Focused Fidgeting: Children with ADHD Learn and Remember More When Moving
A new study shows that movement helps children with ADHD perform better in school.
April 22, 2015
Most parents raising children with ADHD know that their kids focus best when they’re moving — even if it’s just fidgeting with a small toy under the desk. Teachers and school administrators, however, have long viewed these hyperactive tendencies as disruptive. Now, people with ADHD have the science to back up their claims, as a new study shows that children with ADHD who are allowed to fidget learn better than those who aren’t.
The same University of Central Florida (UCF) research team that conducted the current study had previously examined hyperactivity in children with ADHD, concluding that it only manifested when children were using their executive functions. Now, the current study builds off of that, showing how movement actually strengthens these executive functions — helping children with ADHD focus, learn, and remember.
The study looked at 52 boys between the ages of eight and twelve, 29 of whom had been diagnosed with ADHD. Researchers asked them to complete a working memory test in which they memorized a sequence of numbers and repeated it back to the researchers. Their sessions were videotaped and analyzed.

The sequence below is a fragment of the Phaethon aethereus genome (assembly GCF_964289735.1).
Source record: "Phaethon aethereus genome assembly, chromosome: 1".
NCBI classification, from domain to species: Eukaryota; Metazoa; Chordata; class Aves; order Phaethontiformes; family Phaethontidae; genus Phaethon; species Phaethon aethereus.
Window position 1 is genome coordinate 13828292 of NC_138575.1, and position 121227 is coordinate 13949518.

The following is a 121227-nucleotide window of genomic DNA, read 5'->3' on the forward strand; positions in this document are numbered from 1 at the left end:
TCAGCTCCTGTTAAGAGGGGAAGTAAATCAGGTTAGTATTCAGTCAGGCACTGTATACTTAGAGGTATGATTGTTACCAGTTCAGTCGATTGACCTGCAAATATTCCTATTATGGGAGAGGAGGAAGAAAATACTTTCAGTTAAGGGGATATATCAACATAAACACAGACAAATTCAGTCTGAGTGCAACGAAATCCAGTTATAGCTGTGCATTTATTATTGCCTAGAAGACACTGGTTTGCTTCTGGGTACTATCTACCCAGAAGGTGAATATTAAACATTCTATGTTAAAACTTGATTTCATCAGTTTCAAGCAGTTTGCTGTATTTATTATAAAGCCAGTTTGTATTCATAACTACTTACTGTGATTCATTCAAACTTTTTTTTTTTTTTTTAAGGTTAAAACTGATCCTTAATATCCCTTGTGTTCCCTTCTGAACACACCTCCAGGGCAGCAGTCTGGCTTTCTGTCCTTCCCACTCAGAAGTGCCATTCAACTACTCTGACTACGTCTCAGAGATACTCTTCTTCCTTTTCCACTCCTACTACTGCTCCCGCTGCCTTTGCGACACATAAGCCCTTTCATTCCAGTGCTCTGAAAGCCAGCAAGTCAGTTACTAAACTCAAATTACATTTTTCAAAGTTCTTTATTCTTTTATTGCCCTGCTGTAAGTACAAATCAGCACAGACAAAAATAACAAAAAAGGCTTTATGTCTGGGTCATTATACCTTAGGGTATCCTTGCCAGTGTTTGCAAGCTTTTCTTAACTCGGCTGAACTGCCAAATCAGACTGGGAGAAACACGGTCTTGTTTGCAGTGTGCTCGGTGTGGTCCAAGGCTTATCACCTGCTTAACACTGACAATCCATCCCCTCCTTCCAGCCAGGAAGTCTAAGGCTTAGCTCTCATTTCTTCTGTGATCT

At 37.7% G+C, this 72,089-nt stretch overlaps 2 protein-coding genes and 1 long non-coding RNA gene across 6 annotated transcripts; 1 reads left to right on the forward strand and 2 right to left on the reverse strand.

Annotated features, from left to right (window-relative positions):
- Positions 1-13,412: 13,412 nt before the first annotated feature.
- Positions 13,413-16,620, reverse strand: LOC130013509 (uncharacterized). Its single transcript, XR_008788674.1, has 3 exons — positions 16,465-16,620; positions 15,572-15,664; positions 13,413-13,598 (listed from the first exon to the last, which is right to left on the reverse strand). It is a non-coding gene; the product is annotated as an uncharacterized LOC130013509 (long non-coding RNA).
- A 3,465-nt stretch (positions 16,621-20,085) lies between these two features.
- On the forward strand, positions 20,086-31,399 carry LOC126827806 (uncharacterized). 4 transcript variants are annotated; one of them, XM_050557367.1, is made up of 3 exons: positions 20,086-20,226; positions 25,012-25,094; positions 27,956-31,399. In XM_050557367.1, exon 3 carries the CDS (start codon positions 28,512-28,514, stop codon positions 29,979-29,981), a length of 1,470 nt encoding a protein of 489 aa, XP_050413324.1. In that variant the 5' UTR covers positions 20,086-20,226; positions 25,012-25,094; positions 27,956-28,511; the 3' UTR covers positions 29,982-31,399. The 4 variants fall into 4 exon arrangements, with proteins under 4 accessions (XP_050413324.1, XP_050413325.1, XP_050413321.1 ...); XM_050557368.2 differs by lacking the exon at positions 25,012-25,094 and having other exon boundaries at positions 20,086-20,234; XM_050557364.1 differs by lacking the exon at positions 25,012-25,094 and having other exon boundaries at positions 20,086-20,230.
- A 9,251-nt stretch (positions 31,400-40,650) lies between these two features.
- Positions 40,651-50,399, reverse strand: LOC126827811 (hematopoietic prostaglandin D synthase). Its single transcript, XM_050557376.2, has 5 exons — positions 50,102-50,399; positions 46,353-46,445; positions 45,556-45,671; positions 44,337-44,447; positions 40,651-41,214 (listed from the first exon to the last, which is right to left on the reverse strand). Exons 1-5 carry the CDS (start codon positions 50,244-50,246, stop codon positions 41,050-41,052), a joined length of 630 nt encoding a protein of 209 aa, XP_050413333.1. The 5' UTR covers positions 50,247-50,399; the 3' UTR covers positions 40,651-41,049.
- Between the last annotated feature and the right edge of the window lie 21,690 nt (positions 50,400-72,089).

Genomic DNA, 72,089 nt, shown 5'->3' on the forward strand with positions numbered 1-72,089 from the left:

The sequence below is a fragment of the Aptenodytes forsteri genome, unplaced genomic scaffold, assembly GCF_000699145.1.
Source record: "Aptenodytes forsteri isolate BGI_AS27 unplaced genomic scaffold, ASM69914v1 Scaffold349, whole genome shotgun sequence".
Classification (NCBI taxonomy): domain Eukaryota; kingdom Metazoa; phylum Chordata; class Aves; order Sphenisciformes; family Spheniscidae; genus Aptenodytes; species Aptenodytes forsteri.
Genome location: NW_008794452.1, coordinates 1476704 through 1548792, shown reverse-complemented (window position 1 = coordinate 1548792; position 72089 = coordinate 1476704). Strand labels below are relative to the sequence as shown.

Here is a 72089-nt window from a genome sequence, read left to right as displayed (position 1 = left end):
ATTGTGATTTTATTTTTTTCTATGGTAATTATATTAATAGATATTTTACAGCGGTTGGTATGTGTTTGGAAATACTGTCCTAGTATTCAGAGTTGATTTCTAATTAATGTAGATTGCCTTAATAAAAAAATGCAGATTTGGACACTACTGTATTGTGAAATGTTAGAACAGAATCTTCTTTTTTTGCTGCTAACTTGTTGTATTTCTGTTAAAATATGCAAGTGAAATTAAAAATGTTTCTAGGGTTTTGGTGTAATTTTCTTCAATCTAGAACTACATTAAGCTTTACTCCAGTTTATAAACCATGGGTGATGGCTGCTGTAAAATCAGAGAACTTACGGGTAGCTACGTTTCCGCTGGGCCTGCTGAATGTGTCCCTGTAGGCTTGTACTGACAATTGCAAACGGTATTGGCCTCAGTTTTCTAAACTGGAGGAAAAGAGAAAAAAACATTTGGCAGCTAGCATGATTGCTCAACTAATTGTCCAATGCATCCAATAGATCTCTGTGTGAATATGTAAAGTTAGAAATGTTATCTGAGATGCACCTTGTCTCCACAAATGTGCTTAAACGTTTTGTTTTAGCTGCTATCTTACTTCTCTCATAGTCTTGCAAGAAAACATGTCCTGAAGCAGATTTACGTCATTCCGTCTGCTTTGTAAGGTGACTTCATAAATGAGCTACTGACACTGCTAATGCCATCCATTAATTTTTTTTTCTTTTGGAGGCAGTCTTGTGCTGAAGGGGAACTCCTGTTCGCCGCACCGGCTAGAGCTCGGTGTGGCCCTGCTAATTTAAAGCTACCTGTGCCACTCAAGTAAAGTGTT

Researchers found that when the children with ADHD moved while completing the exercise, they performed significantly better than when they sat still. Their neurotypical peers, on the other hand, performed measurably worse on the exercises when they moved around.
The study was small, researchers admit, and lacked the double-blind parameters needed to establish straightforward causation. But the results further confirm what ADHD experts and parents have long suspected.
Researchers — and educators — are split on the best way to allow children with ADHD to move around while maintaining a productive learning environment for all children. Some theorize that a small fidget toy, which can be played with discreetly, is enough for many children with ADHD. Others argue in favor of a child’s hopping on a stationary bike or using an exercise ball instead of sitting at a desk.
“The message isn’t ‘let them run around the room,'” concludes Mark Rapport, a co-author on the study. “But you need to be able to facilitate their movement so they can maintain the level of alertness needed for cognitive activities.”